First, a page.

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Whooping Crane
Grus americana


Whooping cranes (Painting)
Whooping cranes (Aransas NWR painting), 20k JPEG
Copyright © Justin W. Moore
See more photos at OutdoorPhoto.com
One of two crane species found in North America, the endangered whooping crane-- measuring a stately four to five feet in height--is the continent's tallest bird. Once widespread throughout North America, the whooping crane faced almost certain extinction in 1937 when the wild population dipped to just fifteen birds. Thanks to dedicated conservation efforts by Canada and the United States, the whooping crane has begun a slow but seemingly steady recovery. Coastal and marine pollution, illegal hunting, and the draining of crucial wetlands habitat pose continued threats to the species' survival; less than 375 whooping cranes exist in the entire world, including 4 adults at the San Antonio Zoo).

Named for their loud, resonating call which carries for miles, whooping cranes are snowy white, with black wing-tips, feet, and beak. Their cheeks and crown are bright red. Juveniles are white with a mottled caramel head and neck. Adults attain a wing-span of up to seven feet. In flight, the whooper extends its long neck and legs.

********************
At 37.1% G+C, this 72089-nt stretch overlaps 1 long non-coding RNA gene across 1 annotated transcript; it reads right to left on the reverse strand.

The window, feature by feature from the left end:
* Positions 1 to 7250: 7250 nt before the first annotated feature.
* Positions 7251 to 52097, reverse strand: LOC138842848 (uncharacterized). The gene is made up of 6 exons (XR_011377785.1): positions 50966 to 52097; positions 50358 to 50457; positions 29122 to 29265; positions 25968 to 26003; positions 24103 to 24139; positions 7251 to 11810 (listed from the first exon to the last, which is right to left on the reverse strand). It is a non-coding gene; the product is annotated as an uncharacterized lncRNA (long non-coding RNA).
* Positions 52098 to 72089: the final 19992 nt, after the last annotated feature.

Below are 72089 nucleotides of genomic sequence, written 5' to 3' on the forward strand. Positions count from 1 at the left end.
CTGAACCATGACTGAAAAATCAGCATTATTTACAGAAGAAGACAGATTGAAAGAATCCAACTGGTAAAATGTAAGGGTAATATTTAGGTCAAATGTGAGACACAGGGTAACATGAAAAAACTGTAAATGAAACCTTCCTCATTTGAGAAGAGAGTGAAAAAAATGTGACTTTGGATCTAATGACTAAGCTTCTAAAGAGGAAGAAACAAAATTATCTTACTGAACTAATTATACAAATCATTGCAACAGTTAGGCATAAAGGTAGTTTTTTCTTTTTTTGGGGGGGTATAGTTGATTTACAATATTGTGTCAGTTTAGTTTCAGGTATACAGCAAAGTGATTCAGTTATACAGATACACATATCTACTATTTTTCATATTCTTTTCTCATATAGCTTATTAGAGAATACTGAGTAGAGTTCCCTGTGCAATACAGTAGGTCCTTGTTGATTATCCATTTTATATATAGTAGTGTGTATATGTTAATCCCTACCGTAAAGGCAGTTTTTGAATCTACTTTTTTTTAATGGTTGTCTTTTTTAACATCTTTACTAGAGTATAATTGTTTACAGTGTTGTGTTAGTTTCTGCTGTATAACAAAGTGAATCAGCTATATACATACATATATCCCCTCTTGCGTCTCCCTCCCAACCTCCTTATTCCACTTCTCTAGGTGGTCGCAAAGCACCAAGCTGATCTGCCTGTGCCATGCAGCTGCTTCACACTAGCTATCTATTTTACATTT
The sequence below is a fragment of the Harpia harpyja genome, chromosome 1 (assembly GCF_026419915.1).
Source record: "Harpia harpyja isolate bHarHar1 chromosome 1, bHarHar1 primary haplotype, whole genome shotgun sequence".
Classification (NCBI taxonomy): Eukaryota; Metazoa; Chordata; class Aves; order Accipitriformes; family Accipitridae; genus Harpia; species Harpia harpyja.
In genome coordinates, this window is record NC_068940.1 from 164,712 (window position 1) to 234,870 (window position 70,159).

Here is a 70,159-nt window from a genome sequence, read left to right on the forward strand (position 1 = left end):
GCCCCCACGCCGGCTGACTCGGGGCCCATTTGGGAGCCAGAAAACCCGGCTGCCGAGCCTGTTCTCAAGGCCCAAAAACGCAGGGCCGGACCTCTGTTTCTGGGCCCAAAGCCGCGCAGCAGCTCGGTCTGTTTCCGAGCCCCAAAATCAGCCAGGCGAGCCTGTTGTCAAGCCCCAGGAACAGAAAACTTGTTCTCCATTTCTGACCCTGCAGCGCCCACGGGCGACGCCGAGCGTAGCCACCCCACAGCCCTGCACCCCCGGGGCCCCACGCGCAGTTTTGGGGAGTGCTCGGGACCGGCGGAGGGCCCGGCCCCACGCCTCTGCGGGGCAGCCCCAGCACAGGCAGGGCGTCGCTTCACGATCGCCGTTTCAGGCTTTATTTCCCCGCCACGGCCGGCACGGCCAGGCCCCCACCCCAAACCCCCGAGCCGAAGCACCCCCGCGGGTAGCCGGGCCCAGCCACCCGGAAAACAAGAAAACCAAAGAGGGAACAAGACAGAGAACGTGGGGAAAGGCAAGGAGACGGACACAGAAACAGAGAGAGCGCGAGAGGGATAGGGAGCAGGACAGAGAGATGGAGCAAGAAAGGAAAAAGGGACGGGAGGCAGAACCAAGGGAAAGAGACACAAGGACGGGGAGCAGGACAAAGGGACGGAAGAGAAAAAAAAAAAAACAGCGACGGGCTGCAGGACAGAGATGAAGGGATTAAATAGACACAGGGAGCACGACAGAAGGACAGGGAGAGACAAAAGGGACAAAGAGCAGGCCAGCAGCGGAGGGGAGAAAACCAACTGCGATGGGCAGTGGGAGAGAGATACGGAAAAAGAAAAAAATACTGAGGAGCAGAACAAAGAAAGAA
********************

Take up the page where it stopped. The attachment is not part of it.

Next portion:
Whooping cranes breed in Wood Buffalo National Park in Canada's Northwest Territories and migrate 2,400 miles annually to their protected coastal wintering grounds in Texas' Aransas National Wildlife Refuge. The cranes begin arriving in late October and remain until mid-April, at which time they begin the long journey back to Canada. Each crane family occupies a large territory of approximately one square mile, defending it from predators and other cranes. Crane pairs normally lay two eggs, only one of which usually results in a surviving chick. Each winter, as the whooping cranes migrate from Canada to Texas, be sure to check the Texas whooping crane count.

Whooping cranes feed on blue crabs, clams, snails and other small marine creatures, and augment their diet with acorns, berries, insects, and crayfish.

Texas is blessed to have such a rare and beautiful bird as the whooping crane grace its coastal marshes each year. Whoopers can occasionally be viewed from the observation tower at Aransas National Wildlife Refuge, but the best way to view the cranes is by tour boat. Rockport Birding & Kayak Adventures (1-877-892-4737), operates year-round out of Rockport, providing excellent viewing opportunities for whooping cranes and many other bird species.



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